Hiring the Gen Y for Contingent Work | DCR Workforce Blog

Hiring the Gen Y for Contingent Work

As a septuagenarian friend of mine put it, history needs to re-written with times counted not as B.C. and A.D. anymore – but as B.G. and A.G. (standing respectively for Before Google and After Google). There are times when I go all blue wondering what I could have done differently with my life, if only I had access, during my student days, to things like Wikipedia, Google and Google Scholar! So, the green-eyed monster is hard to keep at bay when I look at today’s young generation or Gen-Y. Look at their parents (terrified of inflicting any lasting psychological trauma on them), their access to and comfort with groovy tech gadgets, and the works. Definitely, it is their access to knowledge at the tip of their fingers which really differentiates them high-flyers against the Gen X landlubbers! Would you believe me when I say I actually saw a Gen Y Googling a query as to how porcupines manage their romantic lives – and sure enough, got the response within a nanosecond: very carefully!

Many of the predictions, of future growth in contingent workforce, factor in the added infusion of many such Gen-Y candidates to the pool. Given the Gen-Yers’ amazing confidence levels (in part – thanks to their access to a vast amount of knowledge, whether deep or superficial), and their energy, enthusiasm and ambition, they are expected to love the autonomy provided by flex hours and the liberty to live life to the fullest, to travel between assignments and be their own boss. They are not expected to be ruffled at all by the idea of getting introduced as temps or consultants. On the contrary, they can take pride in their ability to handle their work-life balance better (or the ability to run a small business on the side) – thereby removing the stigma people generally associate with these labels and making them acceptable.

The Gen-Y’s attitude to work as a phase rather than a way of life means shorter tenures, which proves galling to any organization that values its workforce and wishes to have a longer term relation with them. Their refusal to be tied down has been directly correlated to the uncertainties of these times where competition is tremendous, job guarantees non-existent and loyalty not considered an inseparable part of the work-ethic. Organizations which have a strategy of hiring Gen-Yers may initially go the contractor/temp/temp-to-hire route during which time they could test the candidate’s suitability while instituting measures bound to engage the loyalty of the candidate and improve the chances of retention. Staffing experts recommend measures like mentoring, a clear growth/career path, offering tasks with a social/environmental bottom-line, incentives, state-of-the-art technology for use, training programs extending all the way to offering massages and yoga classes at work. They also want to be rewarded and recognized in the short term and will not be caught waiting around till retirement day!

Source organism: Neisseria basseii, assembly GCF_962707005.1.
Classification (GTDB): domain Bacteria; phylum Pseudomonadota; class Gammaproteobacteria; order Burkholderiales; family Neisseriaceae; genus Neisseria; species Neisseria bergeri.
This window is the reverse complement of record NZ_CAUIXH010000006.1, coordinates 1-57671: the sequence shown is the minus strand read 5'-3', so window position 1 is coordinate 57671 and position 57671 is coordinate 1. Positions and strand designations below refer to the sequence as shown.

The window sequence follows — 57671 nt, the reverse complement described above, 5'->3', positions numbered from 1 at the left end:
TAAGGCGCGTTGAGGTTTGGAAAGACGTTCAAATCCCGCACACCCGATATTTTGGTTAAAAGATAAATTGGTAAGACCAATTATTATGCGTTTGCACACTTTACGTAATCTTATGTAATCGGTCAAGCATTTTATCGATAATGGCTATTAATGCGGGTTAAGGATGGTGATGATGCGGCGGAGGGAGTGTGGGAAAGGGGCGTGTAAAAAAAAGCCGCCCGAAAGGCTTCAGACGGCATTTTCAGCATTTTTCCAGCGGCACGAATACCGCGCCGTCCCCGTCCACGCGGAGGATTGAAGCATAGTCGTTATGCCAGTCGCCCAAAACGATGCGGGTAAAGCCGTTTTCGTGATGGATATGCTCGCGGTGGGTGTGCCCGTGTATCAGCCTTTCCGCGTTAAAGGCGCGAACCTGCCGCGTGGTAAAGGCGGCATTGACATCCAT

Today, an incredible 75% of persons in the 18-24 bracket use online social networks while 57% of the 25-34 group do so. They value social interaction and growth and their addiction to networking online and penchant for flaunting the latest gizmos and smart phones makes them hands-on 24×7 employees. A word of caution though! Whoever is managing them had better be on guard to watch out against violating the stipulations on work hours and overtime pay rates.


Disclaimer:
The content on this blog is for informational purposes only and cannot be construed as specific legal advice or as a substitute for competent legal advice. They reflect the opinions of DCR Workforce and may not reflect the opinions of any individual attorney. Do contact an attorney for advice specific to your issue or problem.
Lalita is a people/project manager with extensive experience in operations, HCM and training and development across industries like banking, education, business consulting, BPO and information technology. She believes in a dynamic approach to life and learning as change is the only constant.